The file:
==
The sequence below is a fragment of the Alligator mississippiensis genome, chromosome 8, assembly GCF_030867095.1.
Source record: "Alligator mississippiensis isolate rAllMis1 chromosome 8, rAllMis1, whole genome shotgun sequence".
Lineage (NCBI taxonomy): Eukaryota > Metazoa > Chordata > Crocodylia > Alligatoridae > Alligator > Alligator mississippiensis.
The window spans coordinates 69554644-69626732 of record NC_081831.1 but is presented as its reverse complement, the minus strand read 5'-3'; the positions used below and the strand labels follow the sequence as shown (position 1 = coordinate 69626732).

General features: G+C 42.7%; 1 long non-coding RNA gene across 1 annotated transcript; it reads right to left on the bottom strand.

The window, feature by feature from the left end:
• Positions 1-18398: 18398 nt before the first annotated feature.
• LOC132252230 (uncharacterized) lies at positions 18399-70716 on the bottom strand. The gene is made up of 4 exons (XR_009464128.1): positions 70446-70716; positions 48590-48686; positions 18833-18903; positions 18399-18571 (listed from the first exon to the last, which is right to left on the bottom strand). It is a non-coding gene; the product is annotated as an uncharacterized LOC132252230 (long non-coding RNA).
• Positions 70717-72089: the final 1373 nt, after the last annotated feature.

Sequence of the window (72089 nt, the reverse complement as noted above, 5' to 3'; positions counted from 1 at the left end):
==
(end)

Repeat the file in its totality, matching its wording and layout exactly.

The sequence below is a fragment of the Alligator mississippiensis genome, chromosome 8, assembly GCF_030867095.1.
Source record: "Alligator mississippiensis isolate rAllMis1 chromosome 8, rAllMis1, whole genome shotgun sequence".
Lineage (NCBI taxonomy): Eukaryota > Metazoa > Chordata > Crocodylia > Alligatoridae > Alligator > Alligator mississippiensis.
The window spans coordinates 69554644-69626732 of record NC_081831.1 but is presented as its reverse complement, the minus strand read 5'-3'; the positions used below and the strand labels follow the sequence as shown (position 1 = coordinate 69626732).

General features: G+C 42.7%; 1 long non-coding RNA gene across 1 annotated transcript; it reads right to left on the bottom strand.

The window, feature by feature from the left end:
• Positions 1-18398: 18398 nt before the first annotated feature.
• LOC132252230 (uncharacterized) lies at positions 18399-70716 on the bottom strand. The gene is made up of 4 exons (XR_009464128.1): positions 70446-70716; positions 48590-48686; positions 18833-18903; positions 18399-18571 (listed from the first exon to the last, which is right to left on the bottom strand). It is a non-coding gene; the product is annotated as an uncharacterized LOC132252230 (long non-coding RNA).
• Positions 70717-72089: the final 1373 nt, after the last annotated feature.

Sequence of the window (72089 nt, the reverse complement as noted above, 5' to 3'; positions counted from 1 at the left end):